At 6 feet, 4 inches tall, it’s difficult for Reno High junior Mallory McGwire to blend in.
But after her sister, a 6-2 post, graduated last year, and three of the Huskies’ other top players also headed off to college, McGwire became the center of every opponent’s attention.
Finding the girl who seemingly was a head taller than everyone else on the floor was easy.
Stopping her, not so much.
McGwire averaged 21.8 points, 14.3 rebounds and 6.9 blocked shots per game, and collected her second straight Review-Journal state player of the year award.
“At the beginning of the season, it was a little different for her. We had never asked her to take on that big of a load,” said Reno coach Shane Foster. “She faced a lot of double teams, but if you don’t double her, she’s getting 30 points by the middle of the third quarter.
“I don’t think there’s anyone more valuable to a team. She changes the way everybody plays. She dominated both sides of the ball.”
As a sophomore, McGwire averaged 15.5 points, 11.7 rebounds and 3.9 blocks per game, but she had plenty of help from her sister Morgan (12.2 ppg, 10.6 rpg) and outside shooters Shalen Shaw, Savannah Schulze and Alyson Rippingham to take pressure away.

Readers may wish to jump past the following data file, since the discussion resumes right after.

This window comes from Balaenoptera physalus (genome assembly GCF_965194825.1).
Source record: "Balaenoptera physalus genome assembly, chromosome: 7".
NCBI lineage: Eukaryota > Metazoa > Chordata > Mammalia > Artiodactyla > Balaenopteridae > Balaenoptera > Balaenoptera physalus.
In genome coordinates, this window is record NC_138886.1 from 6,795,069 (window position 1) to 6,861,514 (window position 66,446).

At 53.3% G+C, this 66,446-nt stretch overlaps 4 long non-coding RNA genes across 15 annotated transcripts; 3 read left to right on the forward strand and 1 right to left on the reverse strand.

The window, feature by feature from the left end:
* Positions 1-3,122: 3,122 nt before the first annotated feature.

“Whether it was her sister or Shalen on the perimeter, to double one of our players last year, you had to leave someone pretty good open,” Foster said.
With all four teammates gone, it was clear who opponents wanted to stop.
But McGwire handled it well, improving her passing skills and helping guards Daranda Hinkey (10.6 ppg) and Mikayla Shults (8.6 ppg) develop.
“She will do everything you ask her to do,” Foster said. “She’s as athletic as anyone on the floor. She’s just taller than everyone else. She gets better every year. It’s just amazing. Her shot from 10 to 12 feet is really good.”
McGwire also was asked to play more minutes this year, and often had to play through foul trouble as she helped the Huskies (24-4) to the Division I Northern Region title game.
“She maintained her composure unbelievably well,” Foster said. “There were times when it looked to people like she had to be fouling someone, but she was just standing there. She’s just so long and athletic. Her footwork will keep getting better because she works on it.
McGwire, who is drawing interest from Pac-12 and Big 12 colleges among other big-name schools, and former Reed guard Gabby Williams have won the state player of the year award twice each in the last four years. Williams is a freshman at Connecticut.
“Gabby and Mallory are the two best players the North has ever had,” Foster said. “We don’t see that level of player, and people in the south don’t get to the chance to see them much.”
Contact reporter Bartt Davis at email@example.com or 702-387-5230.